Thursday, August 6, 2015

Anchor - Morning Time



See the first post in the anchor series here.

If I've done anything right this year, it's securing the anchor of Morning Time in our homeschool day.  This practice has drawn our family together and made it possible for actual learning to happen even when the rest of the day is spent helping everyone learn not to be selfish little heathens.

(See Cindy Rollins's blog Morning Time Moms for more details than you could ever want about Morning Time.)

Morning Time.  In short: we all pile onto the couches and read, practice poetry, pray, write in our gratitude journals, and whatever else I have planned or am inspired to do at the last minute.  This year, we will add in our Latin memory work since all four kids will be in Classical Conversations, each at their own level.  One thing I do not do is our fiction read aloud; I save that for later in the day.


Tuesday, August 4, 2015

On being a mother who writes


I tell myself, it's just a free write. Set the timer, just write. No pressure, just write. I even scroll up and type "fureeeee wruhiiiite" in the title. A free write is a writing that's free of purpose and confining structure, right? So then why it is it so difficult? Forcing the cursor across the screen for 10 minutes just to combat the freeze that's been going on in my writing life these many months; trying to keep the keys clicking softly so I don't analyze my ridiculous sentences, and so that creeping inertia doesn't get me. What are the semi-colon rules again? Whatever you do, self, don't stop to reread or do editing of any kind in a free write. Or would that be free-write?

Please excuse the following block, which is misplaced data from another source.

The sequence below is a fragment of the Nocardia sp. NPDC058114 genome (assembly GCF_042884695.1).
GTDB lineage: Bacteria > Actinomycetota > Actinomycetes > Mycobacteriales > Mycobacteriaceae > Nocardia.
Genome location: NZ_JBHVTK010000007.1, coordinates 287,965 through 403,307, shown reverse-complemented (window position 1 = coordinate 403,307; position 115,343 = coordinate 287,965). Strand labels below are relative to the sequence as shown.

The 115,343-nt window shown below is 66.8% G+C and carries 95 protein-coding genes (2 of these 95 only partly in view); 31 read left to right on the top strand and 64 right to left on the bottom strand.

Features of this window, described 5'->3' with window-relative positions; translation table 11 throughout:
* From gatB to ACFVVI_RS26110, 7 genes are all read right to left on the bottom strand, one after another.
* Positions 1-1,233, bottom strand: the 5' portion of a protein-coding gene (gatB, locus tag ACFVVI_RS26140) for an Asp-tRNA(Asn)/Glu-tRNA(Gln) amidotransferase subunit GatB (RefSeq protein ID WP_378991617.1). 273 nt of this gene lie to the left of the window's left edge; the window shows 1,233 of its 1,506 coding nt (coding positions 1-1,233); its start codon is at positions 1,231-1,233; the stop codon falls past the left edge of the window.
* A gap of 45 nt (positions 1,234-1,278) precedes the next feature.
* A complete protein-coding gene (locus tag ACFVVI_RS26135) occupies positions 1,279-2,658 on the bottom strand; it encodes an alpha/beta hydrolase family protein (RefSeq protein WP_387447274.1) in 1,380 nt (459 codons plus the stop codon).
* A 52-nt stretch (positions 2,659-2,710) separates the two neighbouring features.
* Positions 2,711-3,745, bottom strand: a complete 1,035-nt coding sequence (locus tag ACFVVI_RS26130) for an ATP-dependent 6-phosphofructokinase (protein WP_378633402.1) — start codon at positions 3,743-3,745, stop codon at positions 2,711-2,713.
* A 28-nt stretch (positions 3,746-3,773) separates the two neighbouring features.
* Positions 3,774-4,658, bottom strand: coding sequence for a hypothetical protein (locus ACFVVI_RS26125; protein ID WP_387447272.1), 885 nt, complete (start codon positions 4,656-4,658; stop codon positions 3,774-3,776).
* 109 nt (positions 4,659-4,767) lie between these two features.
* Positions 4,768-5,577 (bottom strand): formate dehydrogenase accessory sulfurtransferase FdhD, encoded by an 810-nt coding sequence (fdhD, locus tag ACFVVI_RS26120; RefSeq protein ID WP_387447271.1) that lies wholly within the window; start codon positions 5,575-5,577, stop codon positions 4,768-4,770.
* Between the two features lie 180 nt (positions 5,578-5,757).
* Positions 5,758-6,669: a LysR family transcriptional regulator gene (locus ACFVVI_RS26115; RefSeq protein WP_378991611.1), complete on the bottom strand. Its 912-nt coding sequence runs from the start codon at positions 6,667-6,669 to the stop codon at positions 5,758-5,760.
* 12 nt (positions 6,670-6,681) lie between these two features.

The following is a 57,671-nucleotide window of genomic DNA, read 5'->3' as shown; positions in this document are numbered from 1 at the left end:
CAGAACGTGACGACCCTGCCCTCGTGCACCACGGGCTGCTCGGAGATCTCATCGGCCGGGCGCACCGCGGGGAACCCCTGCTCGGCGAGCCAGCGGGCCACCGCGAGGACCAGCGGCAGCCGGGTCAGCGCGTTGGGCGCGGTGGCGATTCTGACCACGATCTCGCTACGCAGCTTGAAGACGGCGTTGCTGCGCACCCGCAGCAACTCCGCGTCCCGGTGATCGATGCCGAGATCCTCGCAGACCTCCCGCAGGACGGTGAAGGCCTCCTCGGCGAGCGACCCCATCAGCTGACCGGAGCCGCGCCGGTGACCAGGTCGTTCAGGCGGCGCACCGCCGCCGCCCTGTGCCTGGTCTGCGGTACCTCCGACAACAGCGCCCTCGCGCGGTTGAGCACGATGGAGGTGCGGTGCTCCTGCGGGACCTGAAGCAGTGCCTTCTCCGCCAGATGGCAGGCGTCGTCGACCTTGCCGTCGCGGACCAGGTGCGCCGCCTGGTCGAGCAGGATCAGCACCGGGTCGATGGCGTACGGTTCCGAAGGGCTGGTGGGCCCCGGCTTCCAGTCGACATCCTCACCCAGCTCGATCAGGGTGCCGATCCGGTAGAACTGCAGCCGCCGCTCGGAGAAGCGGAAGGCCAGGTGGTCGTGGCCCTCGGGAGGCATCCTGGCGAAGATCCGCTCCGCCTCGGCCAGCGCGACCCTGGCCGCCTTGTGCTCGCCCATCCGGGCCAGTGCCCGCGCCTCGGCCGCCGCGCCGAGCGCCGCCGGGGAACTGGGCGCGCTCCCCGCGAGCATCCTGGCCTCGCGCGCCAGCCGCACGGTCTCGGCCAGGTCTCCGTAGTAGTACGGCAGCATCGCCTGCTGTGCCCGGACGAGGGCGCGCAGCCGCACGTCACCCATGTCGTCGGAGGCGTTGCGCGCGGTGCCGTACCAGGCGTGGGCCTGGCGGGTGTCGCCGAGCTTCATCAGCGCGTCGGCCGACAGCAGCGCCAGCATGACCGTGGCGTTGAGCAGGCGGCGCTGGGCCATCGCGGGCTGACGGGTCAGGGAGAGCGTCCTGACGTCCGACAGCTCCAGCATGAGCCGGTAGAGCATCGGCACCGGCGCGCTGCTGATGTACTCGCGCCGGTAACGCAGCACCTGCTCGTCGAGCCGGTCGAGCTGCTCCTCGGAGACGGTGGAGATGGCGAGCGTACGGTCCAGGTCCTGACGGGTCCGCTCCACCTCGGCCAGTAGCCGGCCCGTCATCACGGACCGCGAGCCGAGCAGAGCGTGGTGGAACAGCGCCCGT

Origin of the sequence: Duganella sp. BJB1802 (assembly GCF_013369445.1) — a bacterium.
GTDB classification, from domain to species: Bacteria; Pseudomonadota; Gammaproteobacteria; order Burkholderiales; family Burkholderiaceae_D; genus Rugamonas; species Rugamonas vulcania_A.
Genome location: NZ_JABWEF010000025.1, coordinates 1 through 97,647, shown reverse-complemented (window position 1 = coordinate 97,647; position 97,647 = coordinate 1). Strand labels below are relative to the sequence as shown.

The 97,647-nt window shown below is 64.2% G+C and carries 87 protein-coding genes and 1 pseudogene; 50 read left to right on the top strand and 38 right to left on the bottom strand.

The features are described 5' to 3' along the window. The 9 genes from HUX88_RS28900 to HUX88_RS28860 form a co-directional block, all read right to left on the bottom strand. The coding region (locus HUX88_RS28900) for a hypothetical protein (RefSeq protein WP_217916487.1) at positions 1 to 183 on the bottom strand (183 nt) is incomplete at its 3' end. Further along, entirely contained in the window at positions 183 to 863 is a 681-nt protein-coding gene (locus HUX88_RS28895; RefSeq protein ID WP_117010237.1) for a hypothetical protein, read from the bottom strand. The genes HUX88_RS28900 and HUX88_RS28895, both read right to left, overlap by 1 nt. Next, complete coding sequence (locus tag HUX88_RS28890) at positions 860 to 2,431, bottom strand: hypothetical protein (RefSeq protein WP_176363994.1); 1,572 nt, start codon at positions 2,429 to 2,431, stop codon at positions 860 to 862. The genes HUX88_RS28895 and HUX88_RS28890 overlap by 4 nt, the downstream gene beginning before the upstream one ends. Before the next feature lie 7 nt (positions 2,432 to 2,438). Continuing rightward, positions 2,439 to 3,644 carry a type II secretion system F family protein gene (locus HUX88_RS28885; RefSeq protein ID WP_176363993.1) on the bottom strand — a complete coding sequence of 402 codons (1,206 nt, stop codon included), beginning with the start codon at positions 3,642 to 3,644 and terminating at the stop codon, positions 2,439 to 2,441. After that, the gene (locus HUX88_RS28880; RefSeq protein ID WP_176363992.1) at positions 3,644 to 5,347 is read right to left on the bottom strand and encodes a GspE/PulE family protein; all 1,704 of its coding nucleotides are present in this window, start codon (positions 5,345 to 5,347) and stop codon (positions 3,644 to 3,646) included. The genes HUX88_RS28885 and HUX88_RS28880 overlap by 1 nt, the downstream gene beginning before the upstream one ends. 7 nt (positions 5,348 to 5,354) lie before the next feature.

"Almost all good writing begins with terrible first efforts. You need to start somewhere."
Anne Lamott, Bird By Bird

I've often blamed my lack of writing on my children.  It feels like there are so many of them and their needs are even more numerous than their toys, and how could a homeschooling mother find any time to write anyway, now that she has four children filling up her heart and mind and time?  

Saturday, June 6, 2015

Summer Survival at Our House

I usually take June completely off from scheduled school work. We all neeeeed the break by that point. We also have multiple birthdays, our anniversary, and an annual camping trip in the Oregon high desert mid-month. June ends up being plenty busy even without school work.  However, for my sanity and theirs, I still require a few things and I heavily limit media time.  For those of you who like details about other people's schedules (I sure do!), this post is for you!

Apparently the kids were so moved by their poetry recitation that they had to do back-bends.

Wednesday, June 3, 2015

The Sort-of End of Another Homeschool Year



As you know, we are officially on our summer break. This year we have been trying out a Sabbath-type schedule where we go roughly six weeks on, one week off, with longer breaks around Christmas and summer. The last week of May would have been our sixth week before a longer break. However. When I found myself hiding in my room by ten on a Monday morning - after breaking up approximately twenty major emotional dramas  - I realized the second to last week of May would work just as well. And so we were done. I am strongly reminded of this post from a few years ago about ending the school year without any fanfare, particularly this quote: